tage for one company over another; however, legally required benefits may indirectly promote
competitive advantage for all companies by enabling unemployed individuals, disabled employees,
E
and their dependent family members to participate in the economy as consumers of products and
services. The government has a vested interest in promoting a vigorous economy that exhibits
regular buying and selling, such that 1 demand for goods and services does not substantially
the
outpace or fall below the supply of those goods and services. The key to maintaining a vigorous
8
economy is clearly the participation of individuals as consumers of the products and services sold
4
in the marketplace. In this chapter, it will become evident how many elements of employee
benefits serve this end. 5
B
COMPONENTS OF LEGALLY REQUIRED BENEFITS
U The key legally required benefits are mandated by the following laws: the Social Security Act of
1935, various state workers’ compensation laws, and the Family and Medical Leave Act of 1993.
All provide protection programs to employees and their dependents.
Social Security Act of 1935
Income discontinuity caused by the Great Depression led to the
Social Security Act as a means to protect families from financial devastation in the event of
unemployment. The Great Depression of the 1930s was a time when many businesses failed and
masses of people became chronically unemployed. During this period, employers shifted their HISTORICAL BACKGROUND Strategic Compensation: A Human Resource Management Approach, Seventh Edition, by Joseph J. Martocchio. Published by Prentice Hall.
Copyright © 2013 by Pearson Education, Inc. Chapter 11 • Legally Required Benefits focus from maximizing profits simply to staying in business. Overall, ensuring the financial
solvency of employees during periods of temporary unemployment and following work-related
injuries promoted the well-being of the economy and contributed to some companies’ ability to
remain in business. These subsistence payments specifically contributed to the viability of the
economy by providing temporarily unemployed or injured individuals with the means to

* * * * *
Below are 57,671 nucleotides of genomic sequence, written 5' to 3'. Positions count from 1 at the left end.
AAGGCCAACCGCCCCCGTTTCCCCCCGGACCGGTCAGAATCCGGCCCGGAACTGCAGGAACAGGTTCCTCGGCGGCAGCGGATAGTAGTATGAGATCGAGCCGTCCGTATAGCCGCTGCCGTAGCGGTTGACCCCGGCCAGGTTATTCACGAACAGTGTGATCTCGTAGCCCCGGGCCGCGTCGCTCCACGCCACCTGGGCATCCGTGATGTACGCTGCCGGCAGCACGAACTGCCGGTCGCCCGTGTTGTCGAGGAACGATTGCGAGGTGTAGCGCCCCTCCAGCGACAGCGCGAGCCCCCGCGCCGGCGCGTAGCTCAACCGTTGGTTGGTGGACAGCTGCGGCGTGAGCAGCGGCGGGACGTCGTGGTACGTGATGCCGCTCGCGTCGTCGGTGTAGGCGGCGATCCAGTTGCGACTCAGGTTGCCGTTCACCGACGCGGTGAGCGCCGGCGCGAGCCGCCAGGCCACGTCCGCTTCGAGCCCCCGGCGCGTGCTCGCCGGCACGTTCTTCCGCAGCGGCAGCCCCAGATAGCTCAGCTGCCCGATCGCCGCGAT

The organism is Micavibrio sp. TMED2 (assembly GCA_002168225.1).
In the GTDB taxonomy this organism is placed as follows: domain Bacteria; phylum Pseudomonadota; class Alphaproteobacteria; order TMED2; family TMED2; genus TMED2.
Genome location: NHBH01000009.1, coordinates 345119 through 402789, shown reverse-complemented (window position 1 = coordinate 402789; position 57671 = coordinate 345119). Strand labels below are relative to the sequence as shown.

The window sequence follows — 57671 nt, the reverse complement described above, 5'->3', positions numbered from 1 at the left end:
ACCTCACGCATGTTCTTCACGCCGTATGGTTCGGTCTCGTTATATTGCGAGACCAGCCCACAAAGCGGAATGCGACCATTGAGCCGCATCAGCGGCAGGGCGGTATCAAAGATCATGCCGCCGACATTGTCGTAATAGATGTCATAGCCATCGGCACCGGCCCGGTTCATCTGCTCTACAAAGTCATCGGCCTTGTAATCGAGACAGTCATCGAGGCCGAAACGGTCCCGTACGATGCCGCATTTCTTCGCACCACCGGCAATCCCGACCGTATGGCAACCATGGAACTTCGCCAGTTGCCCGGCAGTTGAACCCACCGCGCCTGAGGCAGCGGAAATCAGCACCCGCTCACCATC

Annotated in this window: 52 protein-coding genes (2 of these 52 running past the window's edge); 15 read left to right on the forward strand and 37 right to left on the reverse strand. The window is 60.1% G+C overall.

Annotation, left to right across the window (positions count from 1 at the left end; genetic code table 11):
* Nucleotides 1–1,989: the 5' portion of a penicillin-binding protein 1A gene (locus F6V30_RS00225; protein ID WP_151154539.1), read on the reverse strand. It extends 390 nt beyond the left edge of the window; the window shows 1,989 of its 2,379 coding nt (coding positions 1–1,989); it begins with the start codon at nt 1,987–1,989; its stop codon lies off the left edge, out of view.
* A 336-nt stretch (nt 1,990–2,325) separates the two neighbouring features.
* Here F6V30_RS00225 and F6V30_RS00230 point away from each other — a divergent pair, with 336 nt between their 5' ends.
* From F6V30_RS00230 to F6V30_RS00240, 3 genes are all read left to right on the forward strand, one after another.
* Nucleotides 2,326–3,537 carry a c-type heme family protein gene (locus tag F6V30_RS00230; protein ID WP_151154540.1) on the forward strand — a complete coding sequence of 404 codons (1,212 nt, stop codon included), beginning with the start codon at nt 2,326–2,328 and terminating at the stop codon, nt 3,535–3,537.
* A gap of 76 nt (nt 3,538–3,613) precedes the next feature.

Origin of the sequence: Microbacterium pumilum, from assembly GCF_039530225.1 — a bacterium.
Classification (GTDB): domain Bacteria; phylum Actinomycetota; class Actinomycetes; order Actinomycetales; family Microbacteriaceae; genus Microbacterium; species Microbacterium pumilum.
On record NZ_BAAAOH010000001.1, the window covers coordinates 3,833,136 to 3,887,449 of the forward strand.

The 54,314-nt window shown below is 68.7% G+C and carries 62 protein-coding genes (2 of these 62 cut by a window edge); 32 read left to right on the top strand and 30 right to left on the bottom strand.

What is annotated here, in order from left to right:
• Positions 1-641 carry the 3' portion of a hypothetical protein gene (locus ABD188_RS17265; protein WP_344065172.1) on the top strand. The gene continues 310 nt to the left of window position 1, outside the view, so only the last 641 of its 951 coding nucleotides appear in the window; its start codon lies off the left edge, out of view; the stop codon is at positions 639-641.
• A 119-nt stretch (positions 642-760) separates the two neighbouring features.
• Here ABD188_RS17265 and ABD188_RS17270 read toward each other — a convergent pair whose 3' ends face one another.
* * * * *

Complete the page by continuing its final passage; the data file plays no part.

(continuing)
contribute to economic activity by making purchases that result in demand for products and
services.
The Social Security Act of 1935 also addresses retirement income and the health and
welfare of employees and their families. Many employees could not meet their financial obligations (e.g., housing expenses and food) on a daily basis, and most employees could not retire
because they were unable to save enough money to support themselves in retirement.
Furthermore, employees’ poor financial situations left them unable to afford medical treatment
for themselves and their families.
C
As a result of these social maladies, three programs within the act aim to relieve some of the
L
consequences of these social problems: A
• Unemployment insurance
• Old Age, Survivor, and Disability Insurance (OASDI)R
• Medicare
Each of those programs will be reviewed in turn. K
, The Social Security Act founded a national federal–state
unemployment insurance program for individuals who become unemployed through no fault of
A
their own. Each state administers its own program and develops guidelines within parameters set
N
by the federal government. States pay into a central unemployment tax fund administered by the
federal government. The federal government invests theseN
payments, and it disburses funds to
states as needed. The unemployment insurance program applies to virtually all employees in the
E
United States, with the exception of most agricultural and domestic workers (e.g., housekeepers).
Individuals must meet several criteria to qualify for unemployment benefits.
T
Unemployment itself does not necessarily qualify a person, although these criteria vary someT